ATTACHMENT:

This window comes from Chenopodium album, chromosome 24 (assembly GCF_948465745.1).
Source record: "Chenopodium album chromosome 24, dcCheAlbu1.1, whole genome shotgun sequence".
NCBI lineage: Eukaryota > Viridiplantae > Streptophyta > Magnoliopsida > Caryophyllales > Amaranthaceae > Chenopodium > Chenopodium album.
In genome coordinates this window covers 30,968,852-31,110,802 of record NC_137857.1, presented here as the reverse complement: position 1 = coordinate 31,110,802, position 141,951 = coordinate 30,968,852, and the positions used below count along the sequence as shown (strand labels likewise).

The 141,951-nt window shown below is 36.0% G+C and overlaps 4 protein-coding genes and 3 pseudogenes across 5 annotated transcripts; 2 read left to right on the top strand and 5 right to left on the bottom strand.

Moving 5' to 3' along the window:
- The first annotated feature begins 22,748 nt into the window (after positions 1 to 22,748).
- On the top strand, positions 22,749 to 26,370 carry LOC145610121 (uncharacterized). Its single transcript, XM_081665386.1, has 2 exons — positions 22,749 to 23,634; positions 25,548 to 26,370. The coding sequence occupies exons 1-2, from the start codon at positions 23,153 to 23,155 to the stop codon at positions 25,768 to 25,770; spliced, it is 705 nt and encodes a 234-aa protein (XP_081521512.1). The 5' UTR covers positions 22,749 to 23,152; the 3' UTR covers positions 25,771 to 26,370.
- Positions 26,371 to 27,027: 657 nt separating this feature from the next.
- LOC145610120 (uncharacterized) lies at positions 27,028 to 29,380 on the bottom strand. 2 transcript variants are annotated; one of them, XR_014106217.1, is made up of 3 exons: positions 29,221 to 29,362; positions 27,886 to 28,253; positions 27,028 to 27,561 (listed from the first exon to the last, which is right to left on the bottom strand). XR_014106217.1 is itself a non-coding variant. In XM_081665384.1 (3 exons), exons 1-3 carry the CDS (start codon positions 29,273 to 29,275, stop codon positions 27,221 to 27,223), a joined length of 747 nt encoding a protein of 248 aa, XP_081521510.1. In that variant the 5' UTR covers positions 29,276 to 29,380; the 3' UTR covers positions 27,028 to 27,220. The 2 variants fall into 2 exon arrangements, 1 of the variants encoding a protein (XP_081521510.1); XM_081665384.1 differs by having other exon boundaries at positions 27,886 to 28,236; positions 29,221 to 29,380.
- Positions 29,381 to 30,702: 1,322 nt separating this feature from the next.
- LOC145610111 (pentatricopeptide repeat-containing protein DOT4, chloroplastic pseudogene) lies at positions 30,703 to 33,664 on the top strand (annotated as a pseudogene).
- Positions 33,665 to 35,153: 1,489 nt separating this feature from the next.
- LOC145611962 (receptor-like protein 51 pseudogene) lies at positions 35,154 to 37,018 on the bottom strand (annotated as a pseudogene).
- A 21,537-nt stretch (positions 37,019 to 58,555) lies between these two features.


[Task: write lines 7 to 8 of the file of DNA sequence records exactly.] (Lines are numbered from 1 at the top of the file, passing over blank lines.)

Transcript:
- The first annotated feature begins 22,748 nt into the window (after positions 1 to 22,748).
- On the top strand, positions 22,749 to 26,370 carry LOC145610121 (uncharacterized). Its single transcript, XM_081665386.1, has 2 exons — positions 22,749 to 23,634; positions 25,548 to 26,370. The coding sequence occupies exons 1-2, from the start codon at positions 23,153 to 23,155 to the stop codon at positions 25,768 to 25,770; spliced, it is 705 nt and encodes a 234-aa protein (XP_081521512.1). The 5' UTR covers positions 22,749 to 23,152; the 3' UTR covers positions 25,771 to 26,370.